Exactly one hundred and eleven posts back, I celebrated post #666 with a sinfully rich devil's food cake. Now I've come to the opposite post: 777.
Just as with that more ignominious post, I wanted to find a way to spread a little of that heptakosioiheptekontaheptaphilia* around. But what I found was that it's a whole lot more difficult, since far fewer foods are "devilish" or "evil". What I am faced with is not a dearth but an overabundance of "holy / sacred / blessed / angelic foods" and "foods of the gods". It's giving me a high holy headache.
Hitting "the Google" turned into a long, confusing process, as I found that so many cuisines and cultures have specific foods that they consider sacred in some way, shape or form. Just a sampling:
- Chocolate (or moreover cacao), the main ingredient in devil's food cake, was actually considered by the Aztecs to be humanity's inheritance from the god Quetzalcóatl, the "Feathered Serpent". Would anyone really disagree with a god on the divine nature of chocolate?
- Although mushrooms are not exactly "divine", some cultures have used them for religious (as opposed to recreational) purposes, to get in touch with the divine.
- Holy Imports brings delicious food from the Holy Land - Israel - to the rest of the world. Along those lines, anything cooked in a specifically kosher or halal manner (Jewish or Islamic, respectively) would technically fit the bill of "holy food".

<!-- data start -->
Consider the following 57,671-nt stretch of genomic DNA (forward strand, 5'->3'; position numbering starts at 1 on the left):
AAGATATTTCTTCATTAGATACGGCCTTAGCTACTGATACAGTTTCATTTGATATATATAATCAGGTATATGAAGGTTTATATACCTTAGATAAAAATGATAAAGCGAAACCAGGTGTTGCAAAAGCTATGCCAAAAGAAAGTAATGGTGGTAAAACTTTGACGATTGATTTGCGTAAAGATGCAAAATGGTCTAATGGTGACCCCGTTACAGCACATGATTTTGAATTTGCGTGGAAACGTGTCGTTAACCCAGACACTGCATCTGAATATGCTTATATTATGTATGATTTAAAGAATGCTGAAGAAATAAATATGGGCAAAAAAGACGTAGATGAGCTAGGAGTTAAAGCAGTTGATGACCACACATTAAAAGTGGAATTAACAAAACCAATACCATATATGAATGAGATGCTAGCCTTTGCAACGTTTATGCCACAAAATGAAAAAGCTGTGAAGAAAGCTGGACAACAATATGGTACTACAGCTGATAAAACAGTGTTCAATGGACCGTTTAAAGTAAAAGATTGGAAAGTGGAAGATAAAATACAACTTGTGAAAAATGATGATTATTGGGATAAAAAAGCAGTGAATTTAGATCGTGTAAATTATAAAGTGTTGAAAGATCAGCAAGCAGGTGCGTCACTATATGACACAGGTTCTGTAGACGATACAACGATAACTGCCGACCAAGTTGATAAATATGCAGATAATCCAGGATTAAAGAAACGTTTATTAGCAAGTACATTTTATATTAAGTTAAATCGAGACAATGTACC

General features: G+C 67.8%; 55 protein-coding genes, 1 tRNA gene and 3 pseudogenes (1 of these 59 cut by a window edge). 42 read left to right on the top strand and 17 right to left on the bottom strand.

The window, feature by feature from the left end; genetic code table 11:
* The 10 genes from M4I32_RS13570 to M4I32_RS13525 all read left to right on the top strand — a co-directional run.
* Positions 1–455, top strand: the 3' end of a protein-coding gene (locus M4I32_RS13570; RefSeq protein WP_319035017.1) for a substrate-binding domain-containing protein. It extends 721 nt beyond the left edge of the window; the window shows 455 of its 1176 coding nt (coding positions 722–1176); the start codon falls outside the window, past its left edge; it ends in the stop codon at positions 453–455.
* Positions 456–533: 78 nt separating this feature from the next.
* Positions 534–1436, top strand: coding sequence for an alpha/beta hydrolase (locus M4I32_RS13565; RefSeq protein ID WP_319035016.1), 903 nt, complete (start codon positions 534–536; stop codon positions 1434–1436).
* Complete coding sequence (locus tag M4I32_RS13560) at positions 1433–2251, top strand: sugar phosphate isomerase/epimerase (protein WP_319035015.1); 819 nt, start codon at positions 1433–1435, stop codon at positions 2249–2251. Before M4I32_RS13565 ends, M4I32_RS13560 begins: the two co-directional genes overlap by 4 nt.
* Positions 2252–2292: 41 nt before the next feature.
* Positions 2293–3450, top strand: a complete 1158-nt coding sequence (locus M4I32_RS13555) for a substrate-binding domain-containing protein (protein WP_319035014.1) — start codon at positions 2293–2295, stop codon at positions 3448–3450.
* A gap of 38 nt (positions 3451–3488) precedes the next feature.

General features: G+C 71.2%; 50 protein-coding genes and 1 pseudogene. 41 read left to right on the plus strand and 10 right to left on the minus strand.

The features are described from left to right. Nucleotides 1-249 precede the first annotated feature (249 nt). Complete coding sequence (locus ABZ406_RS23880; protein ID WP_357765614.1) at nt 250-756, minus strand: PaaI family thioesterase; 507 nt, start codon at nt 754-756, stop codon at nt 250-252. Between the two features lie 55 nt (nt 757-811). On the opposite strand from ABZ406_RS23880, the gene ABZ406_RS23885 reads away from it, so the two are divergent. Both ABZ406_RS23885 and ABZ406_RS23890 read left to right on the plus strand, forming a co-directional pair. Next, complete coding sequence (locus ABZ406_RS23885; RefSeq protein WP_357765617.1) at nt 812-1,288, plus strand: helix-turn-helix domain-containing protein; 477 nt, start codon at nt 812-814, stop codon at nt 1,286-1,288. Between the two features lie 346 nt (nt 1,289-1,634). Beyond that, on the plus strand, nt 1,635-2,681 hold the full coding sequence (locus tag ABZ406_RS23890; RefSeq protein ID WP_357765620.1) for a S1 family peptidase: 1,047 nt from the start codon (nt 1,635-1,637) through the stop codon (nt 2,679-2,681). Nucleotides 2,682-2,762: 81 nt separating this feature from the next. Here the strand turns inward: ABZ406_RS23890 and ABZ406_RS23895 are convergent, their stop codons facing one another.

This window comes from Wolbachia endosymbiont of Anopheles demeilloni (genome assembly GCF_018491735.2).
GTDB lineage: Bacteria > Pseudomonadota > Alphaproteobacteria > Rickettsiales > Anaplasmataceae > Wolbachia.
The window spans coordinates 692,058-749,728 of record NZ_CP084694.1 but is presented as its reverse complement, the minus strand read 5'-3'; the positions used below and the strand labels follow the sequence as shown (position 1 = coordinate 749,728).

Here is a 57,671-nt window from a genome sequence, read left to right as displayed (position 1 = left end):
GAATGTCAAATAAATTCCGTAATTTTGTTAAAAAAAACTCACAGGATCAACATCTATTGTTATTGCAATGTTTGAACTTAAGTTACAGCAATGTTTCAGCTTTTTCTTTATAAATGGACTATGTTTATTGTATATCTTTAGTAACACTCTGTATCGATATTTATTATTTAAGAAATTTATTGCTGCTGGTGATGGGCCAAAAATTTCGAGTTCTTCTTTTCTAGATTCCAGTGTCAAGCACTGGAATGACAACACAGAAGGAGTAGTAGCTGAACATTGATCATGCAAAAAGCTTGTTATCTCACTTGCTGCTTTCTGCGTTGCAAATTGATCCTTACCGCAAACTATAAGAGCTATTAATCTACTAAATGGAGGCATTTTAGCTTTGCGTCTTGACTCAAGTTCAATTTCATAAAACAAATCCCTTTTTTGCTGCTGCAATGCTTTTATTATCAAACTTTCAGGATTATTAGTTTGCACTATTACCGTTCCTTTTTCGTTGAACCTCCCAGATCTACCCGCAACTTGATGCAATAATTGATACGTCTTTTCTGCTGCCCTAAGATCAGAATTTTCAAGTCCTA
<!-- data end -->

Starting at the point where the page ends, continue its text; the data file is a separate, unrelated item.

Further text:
- Ghee, that wonderfully delicious, nutty clarified butter, is holy enough that it is used in some Hindu religious rituals. Prayers to Shiva himself may sometimes be accompanied by five holy food items: ghee, sugar, milk, Dahi (whole milk yogurt) and honey.
- The Ancient Greeks also had a word for the food of the gods: ambrosia.
- And of course, any food with a religious or holy name automatically makes the list. The problem is weeding down that list of angel food cakes, Ezekiel breads, ambrosias, hot cross buns, and other religious-festival-specific foods (onion bhajis for Holi, gefilte fish for Passover, and so on).
Alas, I did not read the part about putting it in a sheet cake pan. I used this instead:
This choice of cake pan would be a problem, as I later found out.
It just kept on going up, and up, and up from there. Maybe I should've known, but I had never made an angel food cake before, and I could swear the Duncan Hines box said nothing about avoiding this type of pan (I checked later: it didn't). So fifteen minutes later I was scraping angel food goo off the bottom of my oven. At least it came off easily.
When I tried this again, my assumption was that the foaminess of the batter (thanks to the carbonation of the root beer) caused it to overflow. Wrong! I was about to make the exact same mistake with a traditionally-prepared cake mix (this time from Betty Crocker), when I happened to read far enough on the box to see them suggest either a very deep and wide angel food cake pan or several loaf pans. They specifically suggested that I not use a bundt pan.
And so I ended up putting this in the oven:
In summation, I know that people either love angel food cake or hate it. I myself like the flavor (of the conventional stuff, not the root beer-tinged). But I cannot stand the texture. Is this what Purgatory is like, trying to eat a whole field of angel food cakes with a fork and no hands? And the mess in making and cleaning it! Good God. I'll stick with devil's food, thank you very much!